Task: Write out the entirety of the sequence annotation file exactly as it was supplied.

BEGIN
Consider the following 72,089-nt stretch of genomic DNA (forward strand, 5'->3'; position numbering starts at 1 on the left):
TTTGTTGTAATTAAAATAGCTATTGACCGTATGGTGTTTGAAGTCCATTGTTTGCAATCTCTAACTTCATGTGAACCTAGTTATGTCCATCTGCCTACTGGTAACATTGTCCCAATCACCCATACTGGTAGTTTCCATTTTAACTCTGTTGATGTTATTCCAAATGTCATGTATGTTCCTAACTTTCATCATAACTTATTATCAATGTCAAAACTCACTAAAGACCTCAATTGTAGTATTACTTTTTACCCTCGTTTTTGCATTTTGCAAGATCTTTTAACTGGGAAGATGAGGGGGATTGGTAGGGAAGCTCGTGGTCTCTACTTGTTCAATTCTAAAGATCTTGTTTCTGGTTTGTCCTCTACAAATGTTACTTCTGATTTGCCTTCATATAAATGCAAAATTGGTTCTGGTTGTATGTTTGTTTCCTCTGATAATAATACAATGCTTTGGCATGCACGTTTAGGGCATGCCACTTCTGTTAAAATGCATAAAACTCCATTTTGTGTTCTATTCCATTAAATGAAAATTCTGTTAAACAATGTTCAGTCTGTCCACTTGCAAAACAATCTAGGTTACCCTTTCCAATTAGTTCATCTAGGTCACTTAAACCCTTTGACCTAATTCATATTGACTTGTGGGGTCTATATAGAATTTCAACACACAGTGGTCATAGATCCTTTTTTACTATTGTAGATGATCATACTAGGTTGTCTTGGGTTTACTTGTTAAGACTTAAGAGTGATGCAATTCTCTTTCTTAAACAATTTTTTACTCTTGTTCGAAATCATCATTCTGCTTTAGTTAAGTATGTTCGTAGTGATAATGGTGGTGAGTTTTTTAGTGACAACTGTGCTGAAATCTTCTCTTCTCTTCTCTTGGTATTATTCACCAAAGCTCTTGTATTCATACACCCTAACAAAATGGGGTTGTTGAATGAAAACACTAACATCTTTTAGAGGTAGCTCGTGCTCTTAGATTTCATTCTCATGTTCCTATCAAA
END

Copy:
Consider the following 72,089-nt stretch of genomic DNA (forward strand, 5'->3'; position numbering starts at 1 on the left):
TTTGTTGTAATTAAAATAGCTATTGACCGTATGGTGTTTGAAGTCCATTGTTTGCAATCTCTAACTTCATGTGAACCTAGTTATGTCCATCTGCCTACTGGTAACATTGTCCCAATCACCCATACTGGTAGTTTCCATTTTAACTCTGTTGATGTTATTCCAAATGTCATGTATGTTCCTAACTTTCATCATAACTTATTATCAATGTCAAAACTCACTAAAGACCTCAATTGTAGTATTACTTTTTACCCTCGTTTTTGCATTTTGCAAGATCTTTTAACTGGGAAGATGAGGGGGATTGGTAGGGAAGCTCGTGGTCTCTACTTGTTCAATTCTAAAGATCTTGTTTCTGGTTTGTCCTCTACAAATGTTACTTCTGATTTGCCTTCATATAAATGCAAAATTGGTTCTGGTTGTATGTTTGTTTCCTCTGATAATAATACAATGCTTTGGCATGCACGTTTAGGGCATGCCACTTCTGTTAAAATGCATAAAACTCCATTTTGTGTTCTATTCCATTAAATGAAAATTCTGTTAAACAATGTTCAGTCTGTCCACTTGCAAAACAATCTAGGTTACCCTTTCCAATTAGTTCATCTAGGTCACTTAAACCCTTTGACCTAATTCATATTGACTTGTGGGGTCTATATAGAATTTCAACACACAGTGGTCATAGATCCTTTTTTACTATTGTAGATGATCATACTAGGTTGTCTTGGGTTTACTTGTTAAGACTTAAGAGTGATGCAATTCTCTTTCTTAAACAATTTTTTACTCTTGTTCGAAATCATCATTCTGCTTTAGTTAAGTATGTTCGTAGTGATAATGGTGGTGAGTTTTTTAGTGACAACTGTGCTGAAATCTTCTCTTCTCTTCTCTTGGTATTATTCACCAAAGCTCTTGTATTCATACACCCTAACAAAATGGGGTTGTTGAATGAAAACACTAACATCTTTTAGAGGTAGCTCGTGCTCTTAGATTTCATTCTCATGTTCCTATCAAA